Humans are notoriously poor at assessment. Acknowledging areas for personal improvement can be onerous and humbling, whereas identifying and informing others of their strengths and fallibilities can be daunting and uncomfortable. However, an understanding of one’s weaknesses and limitations is essential for growth.
Formative feedback is defined as information communicated to a learner with the intention of modifying his or her thinking or behavior to improve learning. This process provides the framework by which non-evaluative, supportive, timely, specific, and actionable feedback can result in measurable improvements in the learner’s knowledge, skills, or behaviors. Identified as one of most important influences on learning, feedback alleviates uncertainty and illuminates a pathway to success.1,2
Formative feedback is especially important for the surgical trainee. For the safety of the patient, positive technical and non-technical behaviors must be reinforced, while negative behaviors need to be modified before the surgeon begins independent practice. Formative feedback contrasts sharply with common, non-specific evaluations such as “good job” or “needs to read more,” which are unlikely to motivate the recipient to improve performance. This article reviews critical concepts in the delivery and receipt of feedback to optimize success in surgical practice.
Feedback and improved performance
Providing feedback to students and trainees is a time-honored tradition in medicine, and in light of the challenges brought on by duty-hour restrictions and limited operative autonomy, this type of assessment has become increasingly recognized and valued.3 Numerous strategies have been developed to ensure timely delivery of feedback, including deliberate practice, debriefing, and coaching.4-9 While the transferability of other educational strategies, such as surgical simulation, has been well established, less is known about the attributable impact of feedback on operative performance.10-13
Improvements in time to completion of laparoscopic cholecystectomy, reduction of technical errors, and enhancements in the economy of movement have all been demonstrated by surgical trainees randomized to groups receiving constructive feedback compared with those receiving none.14 In addition, feedback during and following deliberate practice in virtual reality training simulators has resulted in superior technical performance in porcine laparoscopic cholecystectomy models as well as in the operating room (OR).4,5,9 A recent randomized-controlled trial evaluating the influence of coaching and feedback on the performance of the jejunojejunostomy during laparoscopic Roux-en-Y gastric bypass revealed that residents who received comprehensive coaching, including performance analysis, debriefing, feedback, and behavior modeling, scored higher on a procedure-specific skill scale and made fewer technical errors than trainees who did not receive coaching.15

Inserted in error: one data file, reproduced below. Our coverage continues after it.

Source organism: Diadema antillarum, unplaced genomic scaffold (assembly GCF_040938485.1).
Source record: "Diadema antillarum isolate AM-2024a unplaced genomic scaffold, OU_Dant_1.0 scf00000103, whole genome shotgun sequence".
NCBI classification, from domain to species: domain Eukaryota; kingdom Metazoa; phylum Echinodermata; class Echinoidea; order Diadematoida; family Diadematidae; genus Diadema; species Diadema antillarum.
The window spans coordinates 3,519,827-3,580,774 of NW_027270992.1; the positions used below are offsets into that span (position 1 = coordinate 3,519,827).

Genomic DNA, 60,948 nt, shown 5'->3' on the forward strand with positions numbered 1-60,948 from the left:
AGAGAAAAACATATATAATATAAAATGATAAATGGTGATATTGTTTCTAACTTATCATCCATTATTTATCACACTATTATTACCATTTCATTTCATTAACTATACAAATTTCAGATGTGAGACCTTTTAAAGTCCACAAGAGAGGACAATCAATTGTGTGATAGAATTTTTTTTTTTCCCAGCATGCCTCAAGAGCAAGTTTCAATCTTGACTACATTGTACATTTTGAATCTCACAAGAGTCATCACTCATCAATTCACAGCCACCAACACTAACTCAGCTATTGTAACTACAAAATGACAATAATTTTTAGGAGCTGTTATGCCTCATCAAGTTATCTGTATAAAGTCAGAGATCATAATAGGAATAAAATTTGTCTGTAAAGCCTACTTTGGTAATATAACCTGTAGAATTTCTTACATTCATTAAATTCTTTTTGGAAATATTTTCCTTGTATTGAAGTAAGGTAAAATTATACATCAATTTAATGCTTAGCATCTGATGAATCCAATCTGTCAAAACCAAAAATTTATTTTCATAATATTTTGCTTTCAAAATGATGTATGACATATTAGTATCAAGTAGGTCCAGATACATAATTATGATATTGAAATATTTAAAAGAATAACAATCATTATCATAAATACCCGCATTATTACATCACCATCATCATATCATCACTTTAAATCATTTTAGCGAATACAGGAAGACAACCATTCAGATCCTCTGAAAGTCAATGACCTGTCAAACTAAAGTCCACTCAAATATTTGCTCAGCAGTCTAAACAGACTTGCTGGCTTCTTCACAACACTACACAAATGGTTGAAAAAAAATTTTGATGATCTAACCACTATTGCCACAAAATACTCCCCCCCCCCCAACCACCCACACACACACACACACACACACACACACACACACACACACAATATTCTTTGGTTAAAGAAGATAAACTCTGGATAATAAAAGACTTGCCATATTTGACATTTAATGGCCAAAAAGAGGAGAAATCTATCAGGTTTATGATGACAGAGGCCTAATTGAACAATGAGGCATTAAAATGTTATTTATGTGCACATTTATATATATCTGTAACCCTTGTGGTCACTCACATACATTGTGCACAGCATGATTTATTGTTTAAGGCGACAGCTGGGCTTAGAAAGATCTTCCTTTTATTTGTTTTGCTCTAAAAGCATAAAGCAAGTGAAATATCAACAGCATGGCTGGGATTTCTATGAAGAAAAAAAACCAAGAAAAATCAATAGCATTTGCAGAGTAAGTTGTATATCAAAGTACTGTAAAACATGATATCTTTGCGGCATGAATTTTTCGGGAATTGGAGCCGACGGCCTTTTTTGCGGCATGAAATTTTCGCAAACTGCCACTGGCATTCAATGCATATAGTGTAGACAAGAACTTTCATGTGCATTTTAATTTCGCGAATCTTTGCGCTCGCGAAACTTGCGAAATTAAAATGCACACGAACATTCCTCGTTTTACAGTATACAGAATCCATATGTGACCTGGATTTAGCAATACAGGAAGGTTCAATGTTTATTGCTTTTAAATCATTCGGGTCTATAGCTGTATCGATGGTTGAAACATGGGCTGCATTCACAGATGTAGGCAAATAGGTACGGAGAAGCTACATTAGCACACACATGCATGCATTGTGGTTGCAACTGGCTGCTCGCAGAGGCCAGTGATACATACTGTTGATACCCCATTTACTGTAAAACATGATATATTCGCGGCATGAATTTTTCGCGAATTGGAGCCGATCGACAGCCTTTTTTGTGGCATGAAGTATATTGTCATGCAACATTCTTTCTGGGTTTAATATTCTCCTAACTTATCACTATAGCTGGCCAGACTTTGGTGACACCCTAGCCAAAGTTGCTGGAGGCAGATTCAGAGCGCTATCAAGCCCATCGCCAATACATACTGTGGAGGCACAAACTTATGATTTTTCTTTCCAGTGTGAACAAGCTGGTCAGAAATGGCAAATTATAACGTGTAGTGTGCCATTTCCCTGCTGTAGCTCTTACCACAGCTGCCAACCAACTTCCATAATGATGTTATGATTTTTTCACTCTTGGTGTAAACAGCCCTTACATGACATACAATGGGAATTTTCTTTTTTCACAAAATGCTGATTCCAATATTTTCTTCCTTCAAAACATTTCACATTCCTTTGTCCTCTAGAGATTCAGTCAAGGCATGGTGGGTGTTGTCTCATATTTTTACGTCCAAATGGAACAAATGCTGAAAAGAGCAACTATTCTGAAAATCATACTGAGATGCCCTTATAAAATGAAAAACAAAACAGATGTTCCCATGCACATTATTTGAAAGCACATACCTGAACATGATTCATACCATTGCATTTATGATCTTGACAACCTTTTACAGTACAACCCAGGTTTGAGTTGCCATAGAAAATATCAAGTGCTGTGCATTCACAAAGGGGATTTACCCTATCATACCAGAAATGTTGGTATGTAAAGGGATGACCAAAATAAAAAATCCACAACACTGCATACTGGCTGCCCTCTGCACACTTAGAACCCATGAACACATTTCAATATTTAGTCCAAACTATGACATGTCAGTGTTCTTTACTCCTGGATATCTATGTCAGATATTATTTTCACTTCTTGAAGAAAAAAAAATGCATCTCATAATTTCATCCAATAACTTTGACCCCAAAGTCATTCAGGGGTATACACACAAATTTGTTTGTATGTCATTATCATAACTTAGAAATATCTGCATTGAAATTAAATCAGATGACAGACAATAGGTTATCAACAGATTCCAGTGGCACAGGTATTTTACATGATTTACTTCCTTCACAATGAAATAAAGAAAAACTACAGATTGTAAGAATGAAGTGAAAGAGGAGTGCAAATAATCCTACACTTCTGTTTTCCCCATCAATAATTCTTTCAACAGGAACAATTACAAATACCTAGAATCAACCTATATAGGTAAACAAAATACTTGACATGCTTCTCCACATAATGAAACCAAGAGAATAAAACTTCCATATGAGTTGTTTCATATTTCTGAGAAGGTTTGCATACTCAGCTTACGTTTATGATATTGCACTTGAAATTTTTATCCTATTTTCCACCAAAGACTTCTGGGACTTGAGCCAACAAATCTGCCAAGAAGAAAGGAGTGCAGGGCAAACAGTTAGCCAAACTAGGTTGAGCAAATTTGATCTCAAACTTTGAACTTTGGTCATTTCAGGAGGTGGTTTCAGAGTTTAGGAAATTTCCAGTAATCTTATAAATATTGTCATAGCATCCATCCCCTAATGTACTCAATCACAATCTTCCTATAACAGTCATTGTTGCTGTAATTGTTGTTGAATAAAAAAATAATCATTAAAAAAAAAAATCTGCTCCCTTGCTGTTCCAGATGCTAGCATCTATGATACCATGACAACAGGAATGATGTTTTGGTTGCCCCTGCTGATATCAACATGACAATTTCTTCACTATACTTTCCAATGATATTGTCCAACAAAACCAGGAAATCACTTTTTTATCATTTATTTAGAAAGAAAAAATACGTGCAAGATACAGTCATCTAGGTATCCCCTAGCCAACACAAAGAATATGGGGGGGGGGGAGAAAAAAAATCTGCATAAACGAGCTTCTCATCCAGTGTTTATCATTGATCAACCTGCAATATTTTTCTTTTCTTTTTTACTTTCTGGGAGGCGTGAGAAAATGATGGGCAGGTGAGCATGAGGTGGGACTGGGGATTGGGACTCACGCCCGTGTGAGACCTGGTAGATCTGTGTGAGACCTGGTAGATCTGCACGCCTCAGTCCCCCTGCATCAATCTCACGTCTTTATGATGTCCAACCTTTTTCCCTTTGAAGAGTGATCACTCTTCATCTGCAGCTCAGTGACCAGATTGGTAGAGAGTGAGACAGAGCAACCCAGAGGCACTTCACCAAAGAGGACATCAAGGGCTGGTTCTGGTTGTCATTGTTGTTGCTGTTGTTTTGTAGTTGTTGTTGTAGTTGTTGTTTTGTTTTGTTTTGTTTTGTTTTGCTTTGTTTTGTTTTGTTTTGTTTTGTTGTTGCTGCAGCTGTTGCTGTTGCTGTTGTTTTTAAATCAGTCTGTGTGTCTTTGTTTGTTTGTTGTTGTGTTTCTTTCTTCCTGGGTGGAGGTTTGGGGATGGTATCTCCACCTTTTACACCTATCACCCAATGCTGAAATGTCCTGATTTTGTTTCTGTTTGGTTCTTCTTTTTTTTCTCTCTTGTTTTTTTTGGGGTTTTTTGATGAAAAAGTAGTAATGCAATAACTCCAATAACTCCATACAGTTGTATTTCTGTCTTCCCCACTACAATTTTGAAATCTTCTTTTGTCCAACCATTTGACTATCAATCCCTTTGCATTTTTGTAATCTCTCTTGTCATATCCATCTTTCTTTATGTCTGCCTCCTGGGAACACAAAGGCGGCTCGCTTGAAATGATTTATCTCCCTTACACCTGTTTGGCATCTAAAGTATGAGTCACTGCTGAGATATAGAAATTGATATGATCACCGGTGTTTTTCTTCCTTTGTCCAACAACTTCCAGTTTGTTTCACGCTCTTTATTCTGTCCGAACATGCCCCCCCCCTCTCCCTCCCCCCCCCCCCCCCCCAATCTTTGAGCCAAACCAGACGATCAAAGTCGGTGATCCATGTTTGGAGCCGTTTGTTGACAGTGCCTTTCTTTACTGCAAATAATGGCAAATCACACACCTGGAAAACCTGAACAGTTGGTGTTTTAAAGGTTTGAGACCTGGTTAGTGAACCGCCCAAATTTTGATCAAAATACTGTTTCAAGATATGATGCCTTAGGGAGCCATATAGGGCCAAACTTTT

Often, it can be difficult to find the time for structured, meaningful, and comprehensive feedback sessions. Hence, it is imperative that both the surgeon educator and the learner recognize the value of smaller quanta of feedback delivered in less structured or impromptu interactions throughout the course of a day. The following approaches may be useful in facilitating the delivery of effective feedback.
Recognizing feedback: Setting the stage and signposting
To optimize educational value, both educator and learner must recognize when feedback has actually occurred. This has traditionally been challenging for surgeons given the pressures of running an efficient day and the nature of the intraoperative teaching environment. A number of studies have demonstrated that although faculty and residents agree on the importance of feedback, they often have a different perception of how to best convey this information. For instance, research conducted by Hutul and colleagues suggests that faculty think they provide feedback 91 percent to 97 percent of the time, while residents consistently report receiving useful feedback only 17 percent to 30 percent of the time.2,16 To ameliorate this discrepancy, the educator can adopt two important strategies: setting the stage at the beginning of an interaction, and signposting.
Setting the stage
This strategy requires a more active effort on the part of the educator and is critically important for building a constructive relationship with the learner. Find a place that is relatively private and quiet (including right outside the OR) to facilitate a constructive exchange. Take a moment to establish goals that both educator and learner identify. For example, consider what your expectations are for the learning interaction (short-term, long-term, or both). Perhaps set a mixture of goals—some of which are easily attainable and others that are more challenging. Setting the stage prior to a scenario that may be stressful or technically difficult may also minimize anxiety. Most importantly, take this opportunity to establish an expectation of ongoing feedback and to identify what forms that feedback might take (structured, impromptu, written evaluations, and so on).17